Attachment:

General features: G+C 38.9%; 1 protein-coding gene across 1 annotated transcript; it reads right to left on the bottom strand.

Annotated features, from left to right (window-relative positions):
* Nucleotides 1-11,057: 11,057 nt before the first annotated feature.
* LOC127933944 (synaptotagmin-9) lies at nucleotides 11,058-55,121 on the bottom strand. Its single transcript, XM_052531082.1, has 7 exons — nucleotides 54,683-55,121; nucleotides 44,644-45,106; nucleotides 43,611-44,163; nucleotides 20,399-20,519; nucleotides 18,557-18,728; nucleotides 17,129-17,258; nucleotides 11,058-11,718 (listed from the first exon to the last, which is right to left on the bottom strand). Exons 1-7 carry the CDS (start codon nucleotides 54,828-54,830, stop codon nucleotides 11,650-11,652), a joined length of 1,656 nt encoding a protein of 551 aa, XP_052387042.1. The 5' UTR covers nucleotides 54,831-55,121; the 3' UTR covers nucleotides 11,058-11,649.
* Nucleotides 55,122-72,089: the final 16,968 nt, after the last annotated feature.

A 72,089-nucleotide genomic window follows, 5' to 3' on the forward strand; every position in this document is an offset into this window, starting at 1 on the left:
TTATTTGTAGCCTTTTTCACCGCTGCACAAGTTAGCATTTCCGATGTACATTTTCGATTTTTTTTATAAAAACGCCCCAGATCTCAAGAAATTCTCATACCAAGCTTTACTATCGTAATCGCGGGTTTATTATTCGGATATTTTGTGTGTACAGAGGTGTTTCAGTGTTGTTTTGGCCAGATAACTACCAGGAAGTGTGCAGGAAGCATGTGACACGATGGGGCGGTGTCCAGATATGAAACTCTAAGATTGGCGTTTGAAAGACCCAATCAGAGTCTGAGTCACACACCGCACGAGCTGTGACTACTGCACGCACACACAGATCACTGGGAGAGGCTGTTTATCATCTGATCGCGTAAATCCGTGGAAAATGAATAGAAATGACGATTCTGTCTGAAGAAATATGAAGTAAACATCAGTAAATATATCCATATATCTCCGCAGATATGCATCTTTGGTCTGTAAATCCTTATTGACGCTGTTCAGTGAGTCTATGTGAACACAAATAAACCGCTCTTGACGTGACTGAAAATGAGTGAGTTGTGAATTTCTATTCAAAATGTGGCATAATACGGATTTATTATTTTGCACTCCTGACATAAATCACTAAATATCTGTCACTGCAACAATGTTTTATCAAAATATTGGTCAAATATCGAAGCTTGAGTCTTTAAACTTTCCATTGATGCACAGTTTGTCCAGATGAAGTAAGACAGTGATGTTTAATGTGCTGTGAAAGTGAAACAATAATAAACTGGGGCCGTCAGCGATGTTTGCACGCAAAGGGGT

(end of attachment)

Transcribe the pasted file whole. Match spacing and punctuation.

General features: G+C 38.9%; 1 protein-coding gene across 1 annotated transcript; it reads right to left on the bottom strand.

Annotated features, from left to right (window-relative positions):
* Nucleotides 1-11,057: 11,057 nt before the first annotated feature.
* LOC127933944 (synaptotagmin-9) lies at nucleotides 11,058-55,121 on the bottom strand. Its single transcript, XM_052531082.1, has 7 exons — nucleotides 54,683-55,121; nucleotides 44,644-45,106; nucleotides 43,611-44,163; nucleotides 20,399-20,519; nucleotides 18,557-18,728; nucleotides 17,129-17,258; nucleotides 11,058-11,718 (listed from the first exon to the last, which is right to left on the bottom strand). Exons 1-7 carry the CDS (start codon nucleotides 54,828-54,830, stop codon nucleotides 11,650-11,652), a joined length of 1,656 nt encoding a protein of 551 aa, XP_052387042.1. The 5' UTR covers nucleotides 54,831-55,121; the 3' UTR covers nucleotides 11,058-11,649.
* Nucleotides 55,122-72,089: the final 16,968 nt, after the last annotated feature.

A 72,089-nucleotide genomic window follows, 5' to 3' on the forward strand; every position in this document is an offset into this window, starting at 1 on the left:
TTATTTGTAGCCTTTTTCACCGCTGCACAAGTTAGCATTTCCGATGTACATTTTCGATTTTTTTTATAAAAACGCCCCAGATCTCAAGAAATTCTCATACCAAGCTTTACTATCGTAATCGCGGGTTTATTATTCGGATATTTTGTGTGTACAGAGGTGTTTCAGTGTTGTTTTGGCCAGATAACTACCAGGAAGTGTGCAGGAAGCATGTGACACGATGGGGCGGTGTCCAGATATGAAACTCTAAGATTGGCGTTTGAAAGACCCAATCAGAGTCTGAGTCACACACCGCACGAGCTGTGACTACTGCACGCACACACAGATCACTGGGAGAGGCTGTTTATCATCTGATCGCGTAAATCCGTGGAAAATGAATAGAAATGACGATTCTGTCTGAAGAAATATGAAGTAAACATCAGTAAATATATCCATATATCTCCGCAGATATGCATCTTTGGTCTGTAAATCCTTATTGACGCTGTTCAGTGAGTCTATGTGAACACAAATAAACCGCTCTTGACGTGACTGAAAATGAGTGAGTTGTGAATTTCTATTCAAAATGTGGCATAATACGGATTTATTATTTTGCACTCCTGACATAAATCACTAAATATCTGTCACTGCAACAATGTTTTATCAAAATATTGGTCAAATATCGAAGCTTGAGTCTTTAAACTTTCCATTGATGCACAGTTTGTCCAGATGAAGTAAGACAGTGATGTTTAATGTGCTGTGAAAGTGAAACAATAATAAACTGGGGCCGTCAGCGATGTTTGCACGCAAAGGGGT